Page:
Both sides of the ditch: the ethics of narrating the past in the present

Phillips, Caroline and Ross, Anne (2015). Both sides of the ditch: the ethics of narrating the past in the present. In C. Gnecco and D. Lippert (Ed.), Ethics and archaeological praxis (pp. 27-40) New York, NY, United States: Springer. doi:10.1007/978-1-4939-1646-7_3


Author Phillips, Caroline
Ross, Anne
Title of chapter Both sides of the ditch: the ethics of narrating the past in the present
Title of book Ethics and archaeological praxis
Place of Publication New York, NY, United States
Publisher Springer
Publication Year 2015
Sub-type Research book chapter (original research)
DOI 10.1007/978-1-4939-1646-7_3
Series Ethical Archaeologies: The Politics of Social Justice
ISBN 9781493916450
9781493916467
Editor C. Gnecco
D. Lippert
Volume number 1
Chapter number 3
Start page 27
End page 40
Total pages 14
Total chapters 15
Language eng
Abstract/Summary Archaeology is not just a technique for writing history: a statement that is very evident when working in Indigenous landscapes on both sides of the Tasman Sea. Social contexts inform the process of archaeology, with its underlying issues of scientific experts versus oral historians, colonisers versus colonised, etc. Although over the last 30 years there have been improvements in these relationships, and these should be celebrated, there is still a “ditch” to be bridged. Our paper examines the current discipline of archaeology in Australia and New Zealand, and traces the developments in ethics, legislation practice and theory that have led to its current position. Examples from both countries are explored to demonstrate the ditch that is still present between those undertaking the studies—who generally have a Western academic background—and those being studied—who may have traditional knowledge and a desire to relate to the past in a way that enhances their present. We suggest several mechanisms to overcome some of the legislative handicaps to such aspirations and continue the path towards truly equal partnerships and an ethical approach of narrating the past in the present.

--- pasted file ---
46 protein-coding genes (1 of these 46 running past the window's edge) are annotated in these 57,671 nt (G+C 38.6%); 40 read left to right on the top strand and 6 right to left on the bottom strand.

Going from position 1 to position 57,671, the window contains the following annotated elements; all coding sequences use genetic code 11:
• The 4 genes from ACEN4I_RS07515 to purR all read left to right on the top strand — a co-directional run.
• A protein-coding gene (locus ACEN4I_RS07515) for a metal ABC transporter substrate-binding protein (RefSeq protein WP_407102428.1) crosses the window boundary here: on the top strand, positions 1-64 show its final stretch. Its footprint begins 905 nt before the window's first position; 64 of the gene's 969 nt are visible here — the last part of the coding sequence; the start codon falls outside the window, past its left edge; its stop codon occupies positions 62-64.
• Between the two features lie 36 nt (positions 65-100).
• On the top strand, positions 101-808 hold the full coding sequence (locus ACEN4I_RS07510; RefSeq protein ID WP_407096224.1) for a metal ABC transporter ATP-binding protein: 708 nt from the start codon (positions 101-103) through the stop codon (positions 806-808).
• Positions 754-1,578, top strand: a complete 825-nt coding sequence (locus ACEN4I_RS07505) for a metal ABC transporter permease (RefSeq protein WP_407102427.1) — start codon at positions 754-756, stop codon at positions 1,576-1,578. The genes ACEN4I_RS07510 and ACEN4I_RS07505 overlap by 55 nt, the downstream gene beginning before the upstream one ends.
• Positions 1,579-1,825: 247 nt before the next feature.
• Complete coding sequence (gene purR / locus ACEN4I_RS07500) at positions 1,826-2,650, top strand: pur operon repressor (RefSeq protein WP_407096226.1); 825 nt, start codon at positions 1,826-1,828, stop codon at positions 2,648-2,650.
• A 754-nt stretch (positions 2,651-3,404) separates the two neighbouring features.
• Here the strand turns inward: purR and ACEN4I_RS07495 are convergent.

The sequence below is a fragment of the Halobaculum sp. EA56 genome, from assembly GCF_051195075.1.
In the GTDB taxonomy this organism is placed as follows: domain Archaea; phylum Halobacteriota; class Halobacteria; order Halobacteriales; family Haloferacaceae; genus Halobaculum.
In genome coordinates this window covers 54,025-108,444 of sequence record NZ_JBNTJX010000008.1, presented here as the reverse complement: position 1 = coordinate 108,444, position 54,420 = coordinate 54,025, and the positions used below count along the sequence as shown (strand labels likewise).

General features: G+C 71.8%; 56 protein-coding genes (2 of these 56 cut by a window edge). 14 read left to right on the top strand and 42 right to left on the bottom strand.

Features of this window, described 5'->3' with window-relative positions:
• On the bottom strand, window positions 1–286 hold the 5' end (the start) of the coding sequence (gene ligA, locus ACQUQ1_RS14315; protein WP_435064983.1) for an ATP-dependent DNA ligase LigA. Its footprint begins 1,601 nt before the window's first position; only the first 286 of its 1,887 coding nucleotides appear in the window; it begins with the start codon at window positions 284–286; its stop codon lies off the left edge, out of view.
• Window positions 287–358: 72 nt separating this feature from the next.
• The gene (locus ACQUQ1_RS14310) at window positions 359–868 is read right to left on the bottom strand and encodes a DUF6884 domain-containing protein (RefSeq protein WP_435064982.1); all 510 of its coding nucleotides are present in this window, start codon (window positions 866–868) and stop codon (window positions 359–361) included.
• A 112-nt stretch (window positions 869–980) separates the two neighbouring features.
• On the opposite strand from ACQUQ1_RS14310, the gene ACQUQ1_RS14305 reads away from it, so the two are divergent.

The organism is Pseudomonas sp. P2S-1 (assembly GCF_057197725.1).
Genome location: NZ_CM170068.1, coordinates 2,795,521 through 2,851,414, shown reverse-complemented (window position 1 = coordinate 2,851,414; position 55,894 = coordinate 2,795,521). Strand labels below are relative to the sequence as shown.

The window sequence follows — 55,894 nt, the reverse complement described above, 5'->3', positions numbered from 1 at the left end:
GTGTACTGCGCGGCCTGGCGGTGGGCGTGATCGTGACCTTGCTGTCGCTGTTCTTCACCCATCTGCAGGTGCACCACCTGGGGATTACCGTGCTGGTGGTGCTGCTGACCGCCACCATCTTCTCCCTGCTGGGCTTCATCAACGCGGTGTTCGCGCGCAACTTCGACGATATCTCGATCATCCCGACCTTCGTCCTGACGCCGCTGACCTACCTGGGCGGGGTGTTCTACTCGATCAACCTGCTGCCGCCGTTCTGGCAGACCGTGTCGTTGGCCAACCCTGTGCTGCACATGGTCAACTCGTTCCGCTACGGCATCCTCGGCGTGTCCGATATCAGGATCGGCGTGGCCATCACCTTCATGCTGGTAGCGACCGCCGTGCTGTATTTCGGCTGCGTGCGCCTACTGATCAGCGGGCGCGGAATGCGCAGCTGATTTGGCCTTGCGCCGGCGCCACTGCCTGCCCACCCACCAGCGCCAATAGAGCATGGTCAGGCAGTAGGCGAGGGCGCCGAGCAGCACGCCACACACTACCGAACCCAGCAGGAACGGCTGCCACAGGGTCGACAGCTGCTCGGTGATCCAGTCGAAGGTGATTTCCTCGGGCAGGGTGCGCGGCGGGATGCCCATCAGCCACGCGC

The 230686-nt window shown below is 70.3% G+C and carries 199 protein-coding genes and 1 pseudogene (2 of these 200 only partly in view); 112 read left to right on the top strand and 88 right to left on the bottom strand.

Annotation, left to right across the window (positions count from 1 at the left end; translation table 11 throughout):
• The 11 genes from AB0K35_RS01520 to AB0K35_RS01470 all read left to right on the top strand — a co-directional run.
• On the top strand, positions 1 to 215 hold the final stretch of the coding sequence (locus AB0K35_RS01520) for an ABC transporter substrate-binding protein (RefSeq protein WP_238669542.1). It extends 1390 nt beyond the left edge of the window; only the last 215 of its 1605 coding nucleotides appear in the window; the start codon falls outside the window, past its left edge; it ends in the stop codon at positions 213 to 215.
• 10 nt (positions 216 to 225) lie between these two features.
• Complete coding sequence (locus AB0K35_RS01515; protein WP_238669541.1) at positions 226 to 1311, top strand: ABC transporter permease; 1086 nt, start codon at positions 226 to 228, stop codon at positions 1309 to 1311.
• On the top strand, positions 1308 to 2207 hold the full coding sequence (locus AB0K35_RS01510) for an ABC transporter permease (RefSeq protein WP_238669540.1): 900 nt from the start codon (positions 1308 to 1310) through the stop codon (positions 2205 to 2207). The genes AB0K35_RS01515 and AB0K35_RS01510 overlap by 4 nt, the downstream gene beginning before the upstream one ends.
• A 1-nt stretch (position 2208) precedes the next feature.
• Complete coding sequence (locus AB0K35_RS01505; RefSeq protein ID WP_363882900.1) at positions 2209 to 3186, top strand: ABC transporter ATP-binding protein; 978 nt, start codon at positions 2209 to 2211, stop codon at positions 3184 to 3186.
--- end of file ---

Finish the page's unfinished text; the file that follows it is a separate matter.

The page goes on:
Keyword Maori
Aboriginal people
Indigenous protocols
Archaeological practice
Social context
Q-Index Code B1
Q-Index Status Confirmed Code
Institutional Status UQ

Document type: Book Chapter
Collections: Official 2016 Collection
School of Social Science Publications
 
Versions
Version Filter Type
Citation counts: Google Scholar Search Google Scholar
Created: Fri, 27 Mar 2015, 19:47:11 EST by Dr Annie Ross on behalf of School of Geography, Planning & Env Management